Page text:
The Very Basics of Post Processing

Post-Processing(PP) is an integral part of digital photography and understanding the basic workflow will help you get the best out of your captured images. Personally for me, PP is not image manipulation but image correction. The digital cameras have limitations with the dynamic range and the colours / tonality / contrast it can capture. Our human eye is much more capable and hence PP is needed to match the image as you saw in the field.

While basic “post-processing” is what I follow, I do not digitally alter or manipulate my images. Images where the subject has been cut out and placed in a different background, morphed images and combining two images of the same subject into one, adding elements that were not originally preset while shooting are things I strictly avoid. Remember, I do not want to show what I did not see in the first place. Basic post-processing would generally include the following:

Crop & Straighten – To clean up and correct any issues with composition.
Colour Correction & White Balance – To correct any colour casts and ensure the image colour is as accurate as possible.
Exposure Correction – To improve the overall tonality and dynamic range of the image.
Contrast & Clarity – To bring back any missing punch and bring out emphasis and detail.
Sharpening – Where necessary to bring out any key details.

The below steps are using Adobe CC (there may be slight variation in the version you use)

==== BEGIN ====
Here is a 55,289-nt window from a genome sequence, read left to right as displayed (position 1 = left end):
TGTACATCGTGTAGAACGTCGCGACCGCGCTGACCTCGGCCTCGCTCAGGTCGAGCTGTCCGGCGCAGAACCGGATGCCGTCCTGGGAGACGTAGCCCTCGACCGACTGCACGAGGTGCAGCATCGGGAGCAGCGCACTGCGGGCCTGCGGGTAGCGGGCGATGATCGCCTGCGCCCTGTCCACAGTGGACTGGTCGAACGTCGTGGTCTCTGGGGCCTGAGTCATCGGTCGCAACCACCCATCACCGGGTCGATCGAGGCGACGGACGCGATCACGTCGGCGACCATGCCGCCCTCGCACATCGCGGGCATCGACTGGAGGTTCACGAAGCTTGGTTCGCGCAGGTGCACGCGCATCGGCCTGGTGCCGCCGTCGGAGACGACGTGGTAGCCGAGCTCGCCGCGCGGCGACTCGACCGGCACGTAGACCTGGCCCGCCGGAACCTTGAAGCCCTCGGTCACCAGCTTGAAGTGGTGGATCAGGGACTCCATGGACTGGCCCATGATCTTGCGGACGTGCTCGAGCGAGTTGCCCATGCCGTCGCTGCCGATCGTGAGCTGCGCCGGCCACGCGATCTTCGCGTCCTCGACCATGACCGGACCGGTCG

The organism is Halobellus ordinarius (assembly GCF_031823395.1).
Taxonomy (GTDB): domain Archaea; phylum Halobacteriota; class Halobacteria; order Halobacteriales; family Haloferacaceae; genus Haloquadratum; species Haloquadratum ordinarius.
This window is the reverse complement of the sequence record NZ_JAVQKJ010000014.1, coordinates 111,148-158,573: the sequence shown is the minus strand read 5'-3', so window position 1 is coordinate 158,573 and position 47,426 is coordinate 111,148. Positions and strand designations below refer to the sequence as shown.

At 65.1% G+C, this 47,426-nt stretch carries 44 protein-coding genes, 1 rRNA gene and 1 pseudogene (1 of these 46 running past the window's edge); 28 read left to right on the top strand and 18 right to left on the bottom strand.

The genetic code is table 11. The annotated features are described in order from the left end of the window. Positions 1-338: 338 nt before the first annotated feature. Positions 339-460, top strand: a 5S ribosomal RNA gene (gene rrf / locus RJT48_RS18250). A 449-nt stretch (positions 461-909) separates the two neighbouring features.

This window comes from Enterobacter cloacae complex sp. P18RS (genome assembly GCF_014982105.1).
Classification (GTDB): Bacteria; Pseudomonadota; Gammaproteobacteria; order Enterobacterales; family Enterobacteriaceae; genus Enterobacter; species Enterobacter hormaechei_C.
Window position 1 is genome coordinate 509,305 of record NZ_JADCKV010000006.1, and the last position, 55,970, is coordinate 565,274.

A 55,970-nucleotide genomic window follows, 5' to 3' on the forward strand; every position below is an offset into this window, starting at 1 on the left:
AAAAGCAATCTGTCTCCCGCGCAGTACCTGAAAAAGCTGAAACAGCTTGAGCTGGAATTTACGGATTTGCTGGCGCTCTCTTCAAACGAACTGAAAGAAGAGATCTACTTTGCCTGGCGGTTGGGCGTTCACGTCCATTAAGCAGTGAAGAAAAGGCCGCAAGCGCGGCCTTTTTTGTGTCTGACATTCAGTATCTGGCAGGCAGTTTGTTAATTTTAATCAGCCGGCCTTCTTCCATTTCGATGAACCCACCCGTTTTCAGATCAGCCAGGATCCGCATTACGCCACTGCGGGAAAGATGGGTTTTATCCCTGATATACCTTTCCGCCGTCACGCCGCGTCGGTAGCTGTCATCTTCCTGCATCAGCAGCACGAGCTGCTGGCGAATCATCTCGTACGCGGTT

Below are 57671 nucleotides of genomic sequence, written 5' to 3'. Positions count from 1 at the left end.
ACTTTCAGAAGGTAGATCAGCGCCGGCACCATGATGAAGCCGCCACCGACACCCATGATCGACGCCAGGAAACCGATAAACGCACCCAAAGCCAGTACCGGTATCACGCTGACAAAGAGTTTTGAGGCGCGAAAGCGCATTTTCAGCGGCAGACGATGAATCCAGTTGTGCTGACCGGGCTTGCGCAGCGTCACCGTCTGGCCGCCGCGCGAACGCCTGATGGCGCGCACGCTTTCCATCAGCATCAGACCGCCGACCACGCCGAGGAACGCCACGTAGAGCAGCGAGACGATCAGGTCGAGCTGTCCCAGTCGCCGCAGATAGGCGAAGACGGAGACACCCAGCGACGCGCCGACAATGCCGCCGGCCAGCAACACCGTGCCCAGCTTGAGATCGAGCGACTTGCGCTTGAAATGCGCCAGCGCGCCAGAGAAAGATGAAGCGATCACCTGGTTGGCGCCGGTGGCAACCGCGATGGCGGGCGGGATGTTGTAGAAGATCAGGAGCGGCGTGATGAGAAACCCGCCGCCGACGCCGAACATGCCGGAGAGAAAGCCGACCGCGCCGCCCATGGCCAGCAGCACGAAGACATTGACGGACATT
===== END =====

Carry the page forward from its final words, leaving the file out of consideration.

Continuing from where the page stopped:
RAW Processing using Adobe Camera RAW
Setting the White Balance:
Set the White Balance to match the actual scene. In Adobe Camera RAW you can use the drop down to choose one of the presets (Daylight, cloudy etc).

The best way is to use the temperature slider to choose the value to get the correct lighting / colours in your image.
In case there is a slight colour shift even after setting the correct WB, you can use the Tint slider to adjust it.

The other basic settings used to correct the image:

Exposure: Use this slider in case you want to over expose or under expose your image. When you are making changes using the slider, you need to keep a watch on the histogram which is displayed on top of the tools and ensure the graph stays within the extremes.

Contrast: Use the contrast slider to give a better punch in the image. This slider increases the colour depth in your image.

Highlights: If the Whites in your image are over exposed, you may use this slider to get back some details in the whites.

Shadows: This is the opposite of highlights. You can get back the details in the shadow or dark areas of your images by using this slider.

Whites: This increases the brightness of only the whites in your image.

Blacks: This slider is also responsible for increasing the bit depth. This slider is very useful for landscape images which has a lot of haze.

Clarity: This slider brings out more details in your image. If your original image is pretty sharp, then avoid using this tool. Play around with it to get a feel.

Vibrance: This increases the saturation of only the vibrant colours in your image and not everything. I always use this compared to Saturation.

Saturation: I avoid using this. This increases the saturation of all the colours in your image. We don’t want to do that.

DO NOT over do any of the above settings. Use it minimally to improve upon a good image.

Converting and saving
In Adobe Camera RAW, you need to put the below settings before saving the image. Click on the link which is shown at the bottom of the ACR tool:

The key settings to do are:
– Under the Color Space, Keep the space as ProPhotoRGB or Adobe RGB
– The Depth can be set to 8 bits/channel for any web based posting (FB, Instagran, Flickr, etc). In case you are planning for high resolution print, then keep it to 16 bits/Channel
– Under Image Sizing, keep Resize to fit as default (box unchecked)